Chicago Reader's Scores

  • Movies
For 4,917 reviews, this publication has graded:
  • 42% higher than the average critic
  • 2% same as the average critic
  • 56% lower than the average critic
On average, this publication grades 4.3 points lower than other critics. (0-100 point scale)
Average Movie review score: 58
Highest review score: 100 Despicable Me
Lowest review score: 0 Blindness
Score distribution:
4917 movie reviews
  1. Director George Tillman Jr.'s screenplay covers an array of events in the characters' lives so replete with drama it could easily be too much, but the movie's humor is vibrant, the sorrow unexploitive, the sexuality character enhancing, and the love heartfelt--and Tillman is tremendously skilled at bridging the vast shifts in tone.
  2. Crichton keeps the laughs coming with infectious energy.
  3. This may not have gotten much publicity, but it's a lot more engaging than most movies that have; Forster alone makes it unforgettable.
  4. He doesn't lose his stylistic identity either: in addition to the very Mamet-like delivery of unfinished sentences, his command of rhythm and flow remains flawless throughout.
  5. The narrative, capped by a brief bad dream and the capture of a mouse, isn't always legible, but it feeds into a monumental, luminous visual style like no other.
  6. A scene set inside the chicken-pie-making machinery proves that the Rube Goldberg formula is infallible.
    • 69 Metascore
    • 90 Critic Score
    Chereau's film is both an observant portrait of class-bound London by a foreigner and an empathetic look at sexual passion that completely avoids cheap prurience.
  7. The movie evokes Howard Hawks (in spirit if not to the letter) with its tight focus on a snug, obsessive world of insiders and camp followers where the exchanges between buddies and sexes have a euphoric stylishness and a giddy sense of ritual.
  8. A fascinating humanist experiment and investigation in its own right, full of warmth and humor as well as mystery.
  9. The skillful Patrick Marber (Closer) adapted this gripping drama from a novel by Zoe Heller, and it's both literate and urgently plotted, with a voice-over from Dench that cuts like broken glass.
  10. A genuine rarity: a sex comedy with brains.
  11. Like the first two movies, this is loaded with computer-generated imagery, but for the first time there's a sense of dramatic proportion balancing the spectacle and the story line.
  12. Lee performs magic. He's preserved and expanded the experience of an adrenaline-pumping, uproarious night of racism-, classism-, and sexism-subverting humor.
  13. Birmingham and coscreenwriter Matt Drake adapted a short story by Tom McNeal, elaborating on its plot but beautifully capturing its low-key poeticism.
  14. Its intelligent characterizations make it one of the best movies I've seen this year.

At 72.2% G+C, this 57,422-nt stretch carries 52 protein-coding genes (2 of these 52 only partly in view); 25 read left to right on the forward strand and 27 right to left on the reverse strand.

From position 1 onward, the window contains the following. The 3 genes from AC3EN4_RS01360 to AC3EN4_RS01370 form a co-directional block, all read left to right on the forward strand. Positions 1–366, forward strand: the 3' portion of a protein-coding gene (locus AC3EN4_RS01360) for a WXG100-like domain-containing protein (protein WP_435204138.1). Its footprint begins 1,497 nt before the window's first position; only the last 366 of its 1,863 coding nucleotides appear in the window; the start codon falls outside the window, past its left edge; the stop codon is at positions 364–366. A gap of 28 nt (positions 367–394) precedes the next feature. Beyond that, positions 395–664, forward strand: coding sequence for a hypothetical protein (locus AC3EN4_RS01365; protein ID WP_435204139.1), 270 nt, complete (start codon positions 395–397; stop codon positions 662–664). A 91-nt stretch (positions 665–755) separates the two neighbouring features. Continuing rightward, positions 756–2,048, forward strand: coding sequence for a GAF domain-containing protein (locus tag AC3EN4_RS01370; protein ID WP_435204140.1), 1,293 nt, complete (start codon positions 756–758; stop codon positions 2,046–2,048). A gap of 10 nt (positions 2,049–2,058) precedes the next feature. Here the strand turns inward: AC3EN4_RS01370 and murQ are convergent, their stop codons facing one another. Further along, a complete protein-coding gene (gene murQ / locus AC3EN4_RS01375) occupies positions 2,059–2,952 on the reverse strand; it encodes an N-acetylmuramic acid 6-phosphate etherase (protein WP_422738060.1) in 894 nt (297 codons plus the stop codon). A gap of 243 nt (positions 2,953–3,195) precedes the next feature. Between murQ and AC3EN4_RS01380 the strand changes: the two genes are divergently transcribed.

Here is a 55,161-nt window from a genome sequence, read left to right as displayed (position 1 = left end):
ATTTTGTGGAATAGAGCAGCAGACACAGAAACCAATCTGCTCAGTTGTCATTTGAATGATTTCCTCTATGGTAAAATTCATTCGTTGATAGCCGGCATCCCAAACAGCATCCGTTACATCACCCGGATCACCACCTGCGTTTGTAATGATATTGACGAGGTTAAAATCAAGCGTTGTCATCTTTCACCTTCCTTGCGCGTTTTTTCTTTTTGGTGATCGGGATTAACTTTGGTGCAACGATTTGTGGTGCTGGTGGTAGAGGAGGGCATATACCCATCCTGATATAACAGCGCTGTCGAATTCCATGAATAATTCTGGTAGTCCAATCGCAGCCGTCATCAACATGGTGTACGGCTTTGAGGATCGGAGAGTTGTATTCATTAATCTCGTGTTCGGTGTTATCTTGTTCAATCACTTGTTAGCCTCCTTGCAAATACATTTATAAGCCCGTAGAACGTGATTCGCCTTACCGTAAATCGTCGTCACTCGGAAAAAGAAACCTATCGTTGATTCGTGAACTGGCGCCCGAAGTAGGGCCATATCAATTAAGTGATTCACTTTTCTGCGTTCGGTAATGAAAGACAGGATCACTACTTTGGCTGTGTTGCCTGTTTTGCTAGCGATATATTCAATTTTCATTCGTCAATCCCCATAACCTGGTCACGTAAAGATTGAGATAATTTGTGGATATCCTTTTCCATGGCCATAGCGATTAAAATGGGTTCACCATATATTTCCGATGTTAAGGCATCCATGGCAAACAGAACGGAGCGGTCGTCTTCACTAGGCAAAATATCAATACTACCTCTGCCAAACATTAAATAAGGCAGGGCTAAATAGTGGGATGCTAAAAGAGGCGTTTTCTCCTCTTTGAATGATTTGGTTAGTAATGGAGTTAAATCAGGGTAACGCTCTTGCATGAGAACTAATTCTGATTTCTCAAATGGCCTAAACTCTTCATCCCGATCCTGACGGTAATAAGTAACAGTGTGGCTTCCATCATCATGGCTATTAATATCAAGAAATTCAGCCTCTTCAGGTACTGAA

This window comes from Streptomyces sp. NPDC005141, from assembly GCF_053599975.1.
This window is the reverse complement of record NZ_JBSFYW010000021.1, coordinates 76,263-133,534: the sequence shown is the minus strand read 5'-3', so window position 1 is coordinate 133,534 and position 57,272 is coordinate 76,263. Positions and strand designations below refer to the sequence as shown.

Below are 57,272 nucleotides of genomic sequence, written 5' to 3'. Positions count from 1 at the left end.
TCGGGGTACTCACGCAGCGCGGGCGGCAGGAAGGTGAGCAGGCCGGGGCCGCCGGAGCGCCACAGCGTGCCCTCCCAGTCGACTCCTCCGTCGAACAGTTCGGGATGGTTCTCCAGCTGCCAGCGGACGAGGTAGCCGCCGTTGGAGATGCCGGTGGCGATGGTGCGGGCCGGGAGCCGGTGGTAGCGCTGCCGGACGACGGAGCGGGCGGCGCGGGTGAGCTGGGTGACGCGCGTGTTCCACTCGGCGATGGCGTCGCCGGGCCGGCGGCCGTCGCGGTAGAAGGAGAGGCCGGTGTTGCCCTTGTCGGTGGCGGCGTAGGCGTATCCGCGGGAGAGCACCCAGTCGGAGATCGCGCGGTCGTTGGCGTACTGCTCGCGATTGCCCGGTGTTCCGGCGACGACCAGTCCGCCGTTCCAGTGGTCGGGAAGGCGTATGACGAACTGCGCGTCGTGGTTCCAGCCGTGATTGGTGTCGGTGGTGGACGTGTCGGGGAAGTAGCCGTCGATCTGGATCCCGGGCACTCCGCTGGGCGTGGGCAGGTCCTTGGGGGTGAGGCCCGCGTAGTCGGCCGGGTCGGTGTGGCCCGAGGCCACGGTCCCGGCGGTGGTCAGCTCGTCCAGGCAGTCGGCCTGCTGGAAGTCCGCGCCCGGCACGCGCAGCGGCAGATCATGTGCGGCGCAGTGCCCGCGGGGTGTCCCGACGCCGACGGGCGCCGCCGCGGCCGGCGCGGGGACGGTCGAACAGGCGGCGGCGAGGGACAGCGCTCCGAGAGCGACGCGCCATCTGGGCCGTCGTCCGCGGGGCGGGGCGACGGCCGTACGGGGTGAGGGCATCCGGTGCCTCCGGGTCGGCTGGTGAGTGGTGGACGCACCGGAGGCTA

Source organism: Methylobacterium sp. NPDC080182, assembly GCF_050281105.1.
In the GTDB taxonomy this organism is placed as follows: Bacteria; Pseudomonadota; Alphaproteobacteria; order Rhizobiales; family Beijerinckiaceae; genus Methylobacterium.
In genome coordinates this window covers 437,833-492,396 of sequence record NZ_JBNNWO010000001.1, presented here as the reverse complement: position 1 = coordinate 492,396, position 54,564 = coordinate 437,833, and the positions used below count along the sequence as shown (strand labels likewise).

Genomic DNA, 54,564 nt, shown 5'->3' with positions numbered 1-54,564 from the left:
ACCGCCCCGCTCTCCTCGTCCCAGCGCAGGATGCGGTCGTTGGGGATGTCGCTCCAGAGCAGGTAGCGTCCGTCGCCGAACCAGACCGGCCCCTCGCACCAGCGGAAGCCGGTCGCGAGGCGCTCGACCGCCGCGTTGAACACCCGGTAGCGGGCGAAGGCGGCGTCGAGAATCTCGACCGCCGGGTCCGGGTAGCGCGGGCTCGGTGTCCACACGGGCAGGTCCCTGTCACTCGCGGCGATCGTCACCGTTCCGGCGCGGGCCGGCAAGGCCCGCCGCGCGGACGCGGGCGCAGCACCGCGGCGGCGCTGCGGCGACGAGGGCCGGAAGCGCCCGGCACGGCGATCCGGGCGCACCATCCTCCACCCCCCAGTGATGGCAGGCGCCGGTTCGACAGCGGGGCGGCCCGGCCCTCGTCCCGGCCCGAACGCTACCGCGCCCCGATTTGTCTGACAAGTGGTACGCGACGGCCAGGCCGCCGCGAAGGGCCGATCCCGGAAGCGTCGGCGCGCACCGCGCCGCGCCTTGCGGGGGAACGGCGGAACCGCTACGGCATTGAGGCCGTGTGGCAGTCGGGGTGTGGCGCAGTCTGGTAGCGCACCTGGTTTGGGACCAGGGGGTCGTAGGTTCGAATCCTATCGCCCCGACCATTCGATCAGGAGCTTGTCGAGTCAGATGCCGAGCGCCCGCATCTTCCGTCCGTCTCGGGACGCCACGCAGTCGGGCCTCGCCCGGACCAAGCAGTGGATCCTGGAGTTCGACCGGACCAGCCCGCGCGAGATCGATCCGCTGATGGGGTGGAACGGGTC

15. Carpenter displays an almost perfect understanding of the mechanics of classical suspense; his style draws equally (and intelligently) from both Howard Hawks and Alfred Hitchcock.
  16. This deserves to be seen and cherished for at least a couple of reasons: first for Joanne Woodward's exquisitely multilayered and nuanced performance as India Bridge, a frustrated, well-to-do WASP Kansas City housewife and mother during the 30s and 40s; and second for screenwriter Ruth Prawer Jhabvala's retention of much of the episodic, short-chapter form of the books.
  17. This is absorbing throughout--not just a history lesson but, as always with Rohmer, a story about individuals
  18. So fraught with unresolved issues of class, sexuality, and spiritual need, and so carefully observed by Pawlikowski, that it opens out like the movie's West Yorkshire countryside.
  19. Some delicately interwoven and unresolved subplots help make the young character's rite of passage wholly, disturbingly compelling.
  20. Writer-director Cary Fukunaga keeps the story lean while peppering it with realistic details.
  21. This erotically charged drama may not be quite as great as the original, but it's an amazing and beautiful work just the same.
  22. A wonderfully complex examination of sexual and material politics that's full of bravely provocative, gently funny, and warmly human encounters.
  23. Enchanting and impressively crafted.
  24. Magical, visually exciting, affecting even in its sincere hokeyness, and extremely provocative.
  25. Helen Mirren's flinty performance as Elizabeth II is getting all the attention, but equally impressive is Peter Morgan's insightful script for this UK drama, which quietly teases out the social, political, and historical implications of the 1997 death of Diana, Princess of Wales.
  26. Despite a few narrative confusions, I found it pure magic.
    • 78 Metascore
    • 90 Critic Score
    Old-fashioned, beautifully crafted biopic of painter Jang Seung-up.
  27. Few things are more enthralling than unrequited love, as demonstrated by this drama.
  28. The tragic tale that emerges is full of powerful lessons and impenetrable mysteries

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